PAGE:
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Old 01-28-2008, 08:07 PM   #21
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A couple more:

Easy to clean windows - the kind that slide out for easy access. Our Anderson windows are like a Rubiks Cube to get to each side of the window and storm.

Be nice to not be dependent on a sump pump - that just means more hassles; a back-up system, and a mess if/when a failure occurs.

Consider a covered walk-way from part of the the driveway to the front or side door. While the occupants normally come in through the garage, it's nice if guests can get in/out under cover in the rain.

If you need a water softener, some easy way to get the salt in to unit.

We have a set of those flimsy fold-down stairs to access the attic storage above the garage. It would be nice to have a permanent, wide (30"-36"?) stairway and railing. It would take up some garage space, but that would be storage under the stairs anyway.

Just stuff I think of about our own house.


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Old 01-28-2008, 08:56 PM   #22
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Stairways, hallways, interior doors, and at least one exterior door configured such that large things can occasionally be moved in, out, and roundabout without too much trouble.

Plain vertical surfaces instead of inset or curved or coiled; so dust does not collect in little corners/ledges.

Over wire, over plumb, over insulate.

Easily accessed wiring, plumbing, gas lines.

Built in greenhouse; plants help clean the air in a well insulated house, and they are pleasing to the eye.

A mud room.

A janitor's sink.

Floor drains in kitchen, bathroom, laundry.

Do not have doorways set up so main traffic route is through the kitchen.

Individual indoor switches for external electric stuff.

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Old 01-28-2008, 09:02 PM   #23
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Speaking of plumbing, we found an excellent plumber, and had him install ball valves under all the sinks to shut off hot or cold water when a faucet must be replaced. We also arranged our cabinets so they are easy to get into when doing work under there.

I hate those old-fashioned shutoffs used under most sinks in homes. A ball valve has a straight handle that needs only be pulled forward a quarter turn or so to completely turn off the water. And the ball valves do not start leaking like the other style turn off devices do.

Have had the ball valves installed everywhere there is a shutoff, and added additional ball valve shutoffs where there were none before: saves shutting down the water to the whole house when something goes amiss, as plumbing sometimes does.
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Old 01-28-2008, 09:12 PM   #24
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In general: make stuff easy to access, maintain, repair, clean.
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Old 01-28-2008, 09:25 PM   #25
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Some great ideas, I like the simple ones like lever style door handles easier to manage than knobs, and cabinet doors with no latch that don't require strength to open.

How about rounded corners on walls, just in case of a fall or a stumble in the dark doesn't cause you to hit a sharp corner.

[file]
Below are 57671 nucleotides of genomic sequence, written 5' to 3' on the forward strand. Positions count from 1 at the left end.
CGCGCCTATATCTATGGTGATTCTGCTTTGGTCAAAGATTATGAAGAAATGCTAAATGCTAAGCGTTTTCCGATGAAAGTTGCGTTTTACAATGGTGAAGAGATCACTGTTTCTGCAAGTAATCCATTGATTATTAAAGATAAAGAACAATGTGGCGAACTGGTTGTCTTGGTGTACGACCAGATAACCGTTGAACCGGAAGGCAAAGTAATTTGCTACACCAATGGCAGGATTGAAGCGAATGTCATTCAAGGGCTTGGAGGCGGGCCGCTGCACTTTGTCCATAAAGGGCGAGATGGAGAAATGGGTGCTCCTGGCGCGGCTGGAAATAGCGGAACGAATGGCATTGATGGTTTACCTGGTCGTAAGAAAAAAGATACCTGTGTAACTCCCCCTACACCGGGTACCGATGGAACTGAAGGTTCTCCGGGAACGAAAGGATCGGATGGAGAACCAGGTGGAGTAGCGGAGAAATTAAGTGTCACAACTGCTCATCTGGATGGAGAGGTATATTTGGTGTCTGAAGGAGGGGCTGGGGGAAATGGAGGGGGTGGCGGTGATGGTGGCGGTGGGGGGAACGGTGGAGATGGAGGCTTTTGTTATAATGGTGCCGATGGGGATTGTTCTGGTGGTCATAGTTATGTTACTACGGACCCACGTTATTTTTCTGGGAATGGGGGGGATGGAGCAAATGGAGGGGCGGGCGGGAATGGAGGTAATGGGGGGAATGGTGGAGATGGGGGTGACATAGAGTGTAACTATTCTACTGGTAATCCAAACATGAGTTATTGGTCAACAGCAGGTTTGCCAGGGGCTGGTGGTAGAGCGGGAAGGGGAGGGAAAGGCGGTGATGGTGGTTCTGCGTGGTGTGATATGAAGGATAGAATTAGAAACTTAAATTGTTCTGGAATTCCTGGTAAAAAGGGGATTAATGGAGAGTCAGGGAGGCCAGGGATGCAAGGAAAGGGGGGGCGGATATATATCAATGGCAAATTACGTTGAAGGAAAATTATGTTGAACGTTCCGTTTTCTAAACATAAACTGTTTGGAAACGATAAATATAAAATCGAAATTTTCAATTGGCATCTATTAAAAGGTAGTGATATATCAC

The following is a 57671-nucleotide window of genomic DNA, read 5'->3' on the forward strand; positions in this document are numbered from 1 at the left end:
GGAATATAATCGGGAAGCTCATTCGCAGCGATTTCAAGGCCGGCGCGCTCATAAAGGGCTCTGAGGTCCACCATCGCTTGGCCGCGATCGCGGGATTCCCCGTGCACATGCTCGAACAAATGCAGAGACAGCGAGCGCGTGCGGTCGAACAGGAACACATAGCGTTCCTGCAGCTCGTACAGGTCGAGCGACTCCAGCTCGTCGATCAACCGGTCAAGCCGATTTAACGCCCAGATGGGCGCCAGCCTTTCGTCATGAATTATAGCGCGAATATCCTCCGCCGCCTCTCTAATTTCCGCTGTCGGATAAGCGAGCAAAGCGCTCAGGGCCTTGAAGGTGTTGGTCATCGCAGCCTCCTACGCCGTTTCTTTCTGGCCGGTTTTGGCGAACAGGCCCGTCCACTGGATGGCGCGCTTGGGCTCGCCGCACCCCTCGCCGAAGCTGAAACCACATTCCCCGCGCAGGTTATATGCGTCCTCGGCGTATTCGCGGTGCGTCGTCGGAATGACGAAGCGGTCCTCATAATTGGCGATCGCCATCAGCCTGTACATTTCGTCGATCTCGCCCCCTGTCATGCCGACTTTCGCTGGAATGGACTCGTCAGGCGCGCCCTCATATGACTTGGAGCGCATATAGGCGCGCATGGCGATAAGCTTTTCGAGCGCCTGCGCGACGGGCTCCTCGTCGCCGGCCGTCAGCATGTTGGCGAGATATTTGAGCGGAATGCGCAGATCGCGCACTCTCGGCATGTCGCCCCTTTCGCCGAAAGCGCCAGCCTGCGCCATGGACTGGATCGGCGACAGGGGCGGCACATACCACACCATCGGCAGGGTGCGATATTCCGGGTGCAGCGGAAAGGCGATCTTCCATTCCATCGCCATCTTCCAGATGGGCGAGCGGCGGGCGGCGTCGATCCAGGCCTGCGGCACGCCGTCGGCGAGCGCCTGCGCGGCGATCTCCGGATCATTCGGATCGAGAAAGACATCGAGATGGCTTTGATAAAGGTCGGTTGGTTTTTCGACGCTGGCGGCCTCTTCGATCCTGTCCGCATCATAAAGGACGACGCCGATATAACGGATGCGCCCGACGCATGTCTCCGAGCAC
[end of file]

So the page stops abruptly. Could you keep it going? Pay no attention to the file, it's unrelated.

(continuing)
Likewise, rounded counter edges in kitchen and bathrooms instead of squared.

Low voltage lighting near floor level to help with navigating at night, though of course you can do this with plug in lights too.

If you're at all sensitive to dust now, consider an electrostatic filter on your furnace. I have no real idea how effective they are so do your research. I do have a humidifier and like that to keep winters from being too dry.

A more open floor plan where you can hear the other yell for help makes sense for safety over the more traditional plan where you might have the bedroom at the end of a hallway away from the rest of the house. But conversely, if hearing starts to go and one of you likes the TV cranked up while the other is trying to sleep, some isolation could be good.

An eating counter next to the kitchen can be very nice to not have to carry dishes so far.

A mudroom leading to the garage with a bench to sit on to put on shoes, coat hooks for convenience, and hooks and cubbies/shelves so things like keys, gloves, outgoing mail, etc, are easily found.
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Old 01-29-2008, 02:47 AM   #26
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Originally Posted by RunningBum View Post

Low voltage lighting near floor level to help with navigating at night, though of course you can do this with plug in lights too.
I've often wished for an outlet or two along our stairway - for night lights. I could think of a couple of other places where an outlet for such would be a good idea.

Consider more outlets for the master bath - if you need to plug in an electric razor, beard trimmer, curling iron, hair dryer, electric toothbrushes....

No one has mentioned putting in the higher profile toilets (considered appropriate for handicapped). Unless you are very short you probably will like them better anyway.

A pedestal sink in the guest bath might seem pretty wheelchair accessible.

We built a custom endcap to cabinetry in the kitchen - for vitamins, meds and such. Also planned switches within reach on each side of the master bed for lights, ceiling fan and a small "down light" for reading for each person.

Extra coat closet near entrance from garage to house (this also housed the central vac hose).

Walk-in pantry is nice - easy to see things (bigger pans and serving dishes as well as pantry foods).

If you go ahead and put in a five or six foot hallway, you can line it with bookcases down one side or do built-ins instead of taking up valuable room space.


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